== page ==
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Normally, I focus on timeless topics, which marketers call “evergreen” content. For example, my episode about Brandon Sanderson’s writing method to restfully write multiple books every year should be as relevant in ten years as it was two weeks ago.
But occasionally, I delve into current events and their impact on authors. In these days of wars, rumors of wars, spy balloons, and pandemics, what will be the impact on publishing?
I used to host a drive-time news radio show where I analyzed and discussed the news. I also spend an embarrassing amount of time studying history, and sometimes, I just need to share what I see.
The Four Horsemen
Historically, the four horsemen of the apocalypse have ridden together. War, famine, plague, and death tend to have a causal effect on one another. For example, war causes famine and plague, both of which lead to death. By the same token, plague could cause death, leading to famine and then war as people fight over what little food remains.
In the past several years, we’ve heard the hoofbeats of the four more modern horsemen.
“Pandemic” is the modern term for “plague,” and the Covid pandemic has led to Covid deaths.
War has visited Europe, and there are indications it may visit Asia next.
Famine has visited Africa. “Supply chain issue” is a modern term for what the ancients would have called “famine.” For example, an “egg famine” and “egg supply chain issues” mean fewer and more expensive eggs. Most people survive famines because food is still technically available but becomes very expensive. Another modern word for famine is “inflation.”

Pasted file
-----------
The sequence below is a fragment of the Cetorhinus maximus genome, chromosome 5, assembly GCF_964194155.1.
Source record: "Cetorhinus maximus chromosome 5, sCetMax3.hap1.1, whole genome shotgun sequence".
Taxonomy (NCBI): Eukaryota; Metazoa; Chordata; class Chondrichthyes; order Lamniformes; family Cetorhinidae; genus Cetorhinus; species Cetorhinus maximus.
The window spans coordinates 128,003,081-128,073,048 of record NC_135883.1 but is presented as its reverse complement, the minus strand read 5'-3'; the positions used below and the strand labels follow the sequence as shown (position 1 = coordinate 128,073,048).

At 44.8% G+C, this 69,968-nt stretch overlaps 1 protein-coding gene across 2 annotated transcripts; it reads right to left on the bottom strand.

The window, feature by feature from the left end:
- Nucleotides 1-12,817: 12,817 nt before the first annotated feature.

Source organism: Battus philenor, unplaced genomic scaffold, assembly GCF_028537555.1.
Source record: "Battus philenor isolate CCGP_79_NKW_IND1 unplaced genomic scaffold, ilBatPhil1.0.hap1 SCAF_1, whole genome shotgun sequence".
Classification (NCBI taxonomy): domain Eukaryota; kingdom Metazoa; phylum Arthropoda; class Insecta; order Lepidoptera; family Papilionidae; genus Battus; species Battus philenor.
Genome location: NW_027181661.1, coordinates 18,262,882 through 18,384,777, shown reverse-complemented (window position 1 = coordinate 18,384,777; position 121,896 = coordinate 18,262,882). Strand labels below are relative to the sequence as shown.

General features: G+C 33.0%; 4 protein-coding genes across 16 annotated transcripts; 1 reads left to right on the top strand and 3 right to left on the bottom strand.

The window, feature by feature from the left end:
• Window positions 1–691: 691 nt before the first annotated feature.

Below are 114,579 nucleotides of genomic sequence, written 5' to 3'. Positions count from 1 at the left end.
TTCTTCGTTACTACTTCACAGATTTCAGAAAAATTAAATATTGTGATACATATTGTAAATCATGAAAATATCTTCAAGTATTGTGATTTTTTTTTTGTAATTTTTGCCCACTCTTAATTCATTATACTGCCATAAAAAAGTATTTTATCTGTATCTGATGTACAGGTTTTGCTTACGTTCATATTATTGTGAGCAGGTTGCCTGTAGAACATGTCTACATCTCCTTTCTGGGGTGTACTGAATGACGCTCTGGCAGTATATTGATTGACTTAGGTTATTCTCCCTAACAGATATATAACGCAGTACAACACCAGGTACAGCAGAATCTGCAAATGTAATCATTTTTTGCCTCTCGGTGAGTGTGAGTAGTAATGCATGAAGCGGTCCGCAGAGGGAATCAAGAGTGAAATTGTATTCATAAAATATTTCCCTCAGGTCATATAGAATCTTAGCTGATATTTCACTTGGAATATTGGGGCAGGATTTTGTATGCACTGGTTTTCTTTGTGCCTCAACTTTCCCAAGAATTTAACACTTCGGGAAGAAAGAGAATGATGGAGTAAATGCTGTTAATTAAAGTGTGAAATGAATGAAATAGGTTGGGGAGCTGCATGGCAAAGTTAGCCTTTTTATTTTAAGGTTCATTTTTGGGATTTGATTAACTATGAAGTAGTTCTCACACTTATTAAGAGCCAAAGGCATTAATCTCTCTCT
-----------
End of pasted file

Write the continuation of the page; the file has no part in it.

Modern Translations of The Four Horsemen
- Famine -> Inflation
- Plague -> Pandemic
- Death -> Population Decline
- War -> War Never Changes
This translation guide allows us to learn from our ancestors who lived through the same kind of hardships we experience today.
Whenever a politician or media personality says “unprecedented,” I roll my eyes. Current events are only unprecedented if you don’t know your history. There is nothing new under the sun.
Typically, hardships caused by the four horsemen are less intense than you think, but they last longer than expected. For example, everyone thinks the troops will be home by Christmas, and they are disappointed every December. We want to believe the next harvest will restore food supplies, but for some reason, the prices remain high.
Good Books Help Readers Plow Through Tough Times
Authors continue to write books, even during tough times. Famously, Florence Villani kept writing during the Black Death and died mid-sentence. He kept writing to the end.
More often, times of suffering give birth to enduring works of literature. C.S. Lewis’s most famous works were written during and shortly after WWII. In fact, one of his books was read over the air during the Blitz as bombs fell on London.
Victor Hugo wrote Les Misérables after living through the riots he describes in his book. Frankenstein was written during the year without a summer, a massive global climate event that darkened the skies with a winter that lasted all year. The result was global famine and civil unrest.
Storytellers help us endure difficult times. Tales of dragons remind us that dragons can be defeated. Tales of suffering remind us that pain can be endured. We all need those reminders when the nights are long, and enemies gather beyond the horizon.
Your work as a writer is vital because the pen is mightier than the sword.
But in this age of the four modern horsemen, your pen may be at risk. The tools you use to write and record may be in danger.